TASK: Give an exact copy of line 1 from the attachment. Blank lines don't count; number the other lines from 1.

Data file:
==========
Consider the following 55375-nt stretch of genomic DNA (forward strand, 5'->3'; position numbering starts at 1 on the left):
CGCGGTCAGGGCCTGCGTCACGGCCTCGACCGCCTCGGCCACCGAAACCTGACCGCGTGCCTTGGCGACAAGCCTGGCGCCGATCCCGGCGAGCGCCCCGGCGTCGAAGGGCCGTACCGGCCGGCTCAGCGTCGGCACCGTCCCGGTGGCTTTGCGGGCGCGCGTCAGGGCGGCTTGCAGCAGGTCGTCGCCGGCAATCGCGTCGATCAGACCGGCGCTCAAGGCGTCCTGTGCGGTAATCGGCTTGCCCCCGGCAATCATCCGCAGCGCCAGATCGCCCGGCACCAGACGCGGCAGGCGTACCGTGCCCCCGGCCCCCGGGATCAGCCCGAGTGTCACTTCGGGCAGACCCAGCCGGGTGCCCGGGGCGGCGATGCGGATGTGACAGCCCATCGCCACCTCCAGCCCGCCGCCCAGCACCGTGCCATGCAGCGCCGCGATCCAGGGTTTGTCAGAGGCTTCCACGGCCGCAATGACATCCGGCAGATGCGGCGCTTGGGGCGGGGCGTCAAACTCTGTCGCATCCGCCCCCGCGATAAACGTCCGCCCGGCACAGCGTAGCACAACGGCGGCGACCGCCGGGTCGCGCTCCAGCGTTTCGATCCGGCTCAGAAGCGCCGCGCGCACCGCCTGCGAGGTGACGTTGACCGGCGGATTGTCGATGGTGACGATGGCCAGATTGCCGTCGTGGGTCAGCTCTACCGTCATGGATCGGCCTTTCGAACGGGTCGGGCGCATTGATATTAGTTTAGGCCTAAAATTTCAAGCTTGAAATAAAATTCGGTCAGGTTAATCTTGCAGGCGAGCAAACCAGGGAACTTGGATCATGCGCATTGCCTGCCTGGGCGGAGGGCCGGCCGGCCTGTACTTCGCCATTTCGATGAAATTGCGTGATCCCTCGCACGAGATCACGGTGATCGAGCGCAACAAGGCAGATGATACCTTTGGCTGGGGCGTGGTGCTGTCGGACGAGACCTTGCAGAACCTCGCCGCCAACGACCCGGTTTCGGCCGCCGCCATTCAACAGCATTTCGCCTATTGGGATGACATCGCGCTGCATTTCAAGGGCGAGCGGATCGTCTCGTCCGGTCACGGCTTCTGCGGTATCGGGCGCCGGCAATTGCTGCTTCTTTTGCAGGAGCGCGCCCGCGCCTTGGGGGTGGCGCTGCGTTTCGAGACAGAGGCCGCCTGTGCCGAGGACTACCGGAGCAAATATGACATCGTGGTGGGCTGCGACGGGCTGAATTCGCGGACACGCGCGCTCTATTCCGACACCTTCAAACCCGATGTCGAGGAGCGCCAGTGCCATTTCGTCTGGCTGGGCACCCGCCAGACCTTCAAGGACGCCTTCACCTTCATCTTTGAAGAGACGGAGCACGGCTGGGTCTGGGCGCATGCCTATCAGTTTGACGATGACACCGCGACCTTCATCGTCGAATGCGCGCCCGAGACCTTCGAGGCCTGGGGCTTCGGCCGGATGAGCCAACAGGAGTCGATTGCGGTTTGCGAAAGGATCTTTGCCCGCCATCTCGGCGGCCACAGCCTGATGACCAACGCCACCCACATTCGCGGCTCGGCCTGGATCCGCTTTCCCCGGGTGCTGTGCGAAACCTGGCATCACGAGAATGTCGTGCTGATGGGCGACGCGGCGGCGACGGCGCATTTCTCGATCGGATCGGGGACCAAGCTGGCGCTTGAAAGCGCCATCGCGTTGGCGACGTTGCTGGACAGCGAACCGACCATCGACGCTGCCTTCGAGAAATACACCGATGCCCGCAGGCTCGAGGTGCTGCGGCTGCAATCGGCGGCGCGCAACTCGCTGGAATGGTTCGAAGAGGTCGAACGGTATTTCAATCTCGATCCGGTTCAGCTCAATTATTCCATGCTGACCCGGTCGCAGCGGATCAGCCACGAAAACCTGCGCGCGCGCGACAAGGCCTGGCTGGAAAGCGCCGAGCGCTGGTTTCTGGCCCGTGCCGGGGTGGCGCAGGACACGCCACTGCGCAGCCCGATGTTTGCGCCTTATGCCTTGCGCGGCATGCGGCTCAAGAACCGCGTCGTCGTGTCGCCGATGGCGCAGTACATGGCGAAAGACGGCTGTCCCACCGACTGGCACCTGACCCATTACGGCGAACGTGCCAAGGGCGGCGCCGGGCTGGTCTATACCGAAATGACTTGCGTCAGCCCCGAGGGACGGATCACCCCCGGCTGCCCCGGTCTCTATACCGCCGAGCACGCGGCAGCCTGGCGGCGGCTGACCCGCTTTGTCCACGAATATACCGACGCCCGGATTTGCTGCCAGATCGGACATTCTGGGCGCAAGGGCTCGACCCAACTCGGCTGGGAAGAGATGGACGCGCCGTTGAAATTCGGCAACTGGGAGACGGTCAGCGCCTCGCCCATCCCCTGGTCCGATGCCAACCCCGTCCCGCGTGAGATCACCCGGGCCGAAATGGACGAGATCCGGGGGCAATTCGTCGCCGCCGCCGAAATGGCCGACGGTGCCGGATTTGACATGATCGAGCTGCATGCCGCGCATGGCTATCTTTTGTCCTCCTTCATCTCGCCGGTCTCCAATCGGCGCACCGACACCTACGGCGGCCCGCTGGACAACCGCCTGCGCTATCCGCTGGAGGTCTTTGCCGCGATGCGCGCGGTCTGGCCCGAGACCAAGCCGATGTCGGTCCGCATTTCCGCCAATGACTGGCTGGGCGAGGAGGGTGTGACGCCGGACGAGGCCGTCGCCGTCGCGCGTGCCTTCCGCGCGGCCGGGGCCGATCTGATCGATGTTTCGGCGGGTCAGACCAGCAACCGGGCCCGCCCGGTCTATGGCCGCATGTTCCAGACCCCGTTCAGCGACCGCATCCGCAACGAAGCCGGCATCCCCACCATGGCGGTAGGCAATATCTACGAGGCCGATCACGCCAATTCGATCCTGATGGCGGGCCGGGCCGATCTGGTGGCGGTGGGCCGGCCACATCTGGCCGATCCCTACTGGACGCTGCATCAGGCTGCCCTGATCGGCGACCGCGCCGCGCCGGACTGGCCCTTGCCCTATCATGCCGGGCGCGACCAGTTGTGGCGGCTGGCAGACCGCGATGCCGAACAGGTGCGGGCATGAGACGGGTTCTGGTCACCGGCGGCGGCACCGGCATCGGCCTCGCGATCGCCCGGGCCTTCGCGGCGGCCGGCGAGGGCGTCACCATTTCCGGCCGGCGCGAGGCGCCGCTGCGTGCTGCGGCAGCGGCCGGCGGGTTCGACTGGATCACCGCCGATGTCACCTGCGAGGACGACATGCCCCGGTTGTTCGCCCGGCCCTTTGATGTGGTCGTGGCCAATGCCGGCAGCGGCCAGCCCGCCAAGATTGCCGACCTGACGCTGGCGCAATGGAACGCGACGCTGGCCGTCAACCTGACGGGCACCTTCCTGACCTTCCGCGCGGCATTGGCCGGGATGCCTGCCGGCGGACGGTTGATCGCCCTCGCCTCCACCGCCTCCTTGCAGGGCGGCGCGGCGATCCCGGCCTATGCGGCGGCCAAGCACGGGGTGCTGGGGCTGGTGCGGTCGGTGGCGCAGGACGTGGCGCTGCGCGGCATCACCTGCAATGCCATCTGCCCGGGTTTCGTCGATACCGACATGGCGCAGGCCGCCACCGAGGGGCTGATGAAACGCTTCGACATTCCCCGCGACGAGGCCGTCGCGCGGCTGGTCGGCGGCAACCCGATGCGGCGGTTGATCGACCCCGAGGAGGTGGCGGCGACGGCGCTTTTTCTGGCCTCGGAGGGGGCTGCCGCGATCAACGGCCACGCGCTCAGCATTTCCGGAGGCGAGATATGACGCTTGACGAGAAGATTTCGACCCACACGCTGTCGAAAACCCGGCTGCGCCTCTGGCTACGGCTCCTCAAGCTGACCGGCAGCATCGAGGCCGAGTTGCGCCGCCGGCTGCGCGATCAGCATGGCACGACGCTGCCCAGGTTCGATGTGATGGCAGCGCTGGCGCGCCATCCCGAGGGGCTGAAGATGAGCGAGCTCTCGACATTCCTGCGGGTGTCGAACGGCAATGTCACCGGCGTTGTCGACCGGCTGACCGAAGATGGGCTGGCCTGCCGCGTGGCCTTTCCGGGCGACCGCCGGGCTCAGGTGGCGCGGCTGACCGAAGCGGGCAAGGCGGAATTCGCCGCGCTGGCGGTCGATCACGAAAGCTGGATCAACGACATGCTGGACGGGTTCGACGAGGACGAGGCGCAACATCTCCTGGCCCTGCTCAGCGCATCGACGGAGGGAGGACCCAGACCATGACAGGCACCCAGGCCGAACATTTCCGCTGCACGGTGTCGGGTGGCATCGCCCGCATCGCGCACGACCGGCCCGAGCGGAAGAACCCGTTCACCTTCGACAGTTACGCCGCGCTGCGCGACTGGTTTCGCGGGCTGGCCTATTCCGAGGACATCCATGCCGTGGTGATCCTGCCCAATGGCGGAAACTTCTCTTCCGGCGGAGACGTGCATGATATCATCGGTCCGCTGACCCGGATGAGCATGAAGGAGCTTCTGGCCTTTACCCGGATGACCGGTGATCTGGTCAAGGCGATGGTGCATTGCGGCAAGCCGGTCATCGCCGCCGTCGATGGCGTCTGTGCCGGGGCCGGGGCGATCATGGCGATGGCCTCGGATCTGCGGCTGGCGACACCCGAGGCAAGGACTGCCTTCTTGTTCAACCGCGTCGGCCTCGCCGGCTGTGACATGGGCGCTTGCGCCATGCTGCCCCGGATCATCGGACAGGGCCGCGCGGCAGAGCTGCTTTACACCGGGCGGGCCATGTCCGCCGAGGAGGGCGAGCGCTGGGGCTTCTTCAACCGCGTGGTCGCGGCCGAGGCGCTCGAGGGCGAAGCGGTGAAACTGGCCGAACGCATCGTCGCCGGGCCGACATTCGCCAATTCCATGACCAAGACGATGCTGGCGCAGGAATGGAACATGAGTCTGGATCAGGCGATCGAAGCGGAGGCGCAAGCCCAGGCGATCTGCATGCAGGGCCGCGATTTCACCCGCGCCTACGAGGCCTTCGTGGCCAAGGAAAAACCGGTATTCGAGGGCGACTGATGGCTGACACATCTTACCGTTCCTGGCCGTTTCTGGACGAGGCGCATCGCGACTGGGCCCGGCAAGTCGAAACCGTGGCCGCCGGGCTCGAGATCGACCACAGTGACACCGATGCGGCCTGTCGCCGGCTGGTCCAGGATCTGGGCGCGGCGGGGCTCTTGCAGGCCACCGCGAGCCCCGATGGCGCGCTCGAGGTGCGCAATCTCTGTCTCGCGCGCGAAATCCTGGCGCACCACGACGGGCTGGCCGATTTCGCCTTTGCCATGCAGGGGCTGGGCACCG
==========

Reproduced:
Consider the following 55375-nt stretch of genomic DNA (forward strand, 5'->3'; position numbering starts at 1 on the left):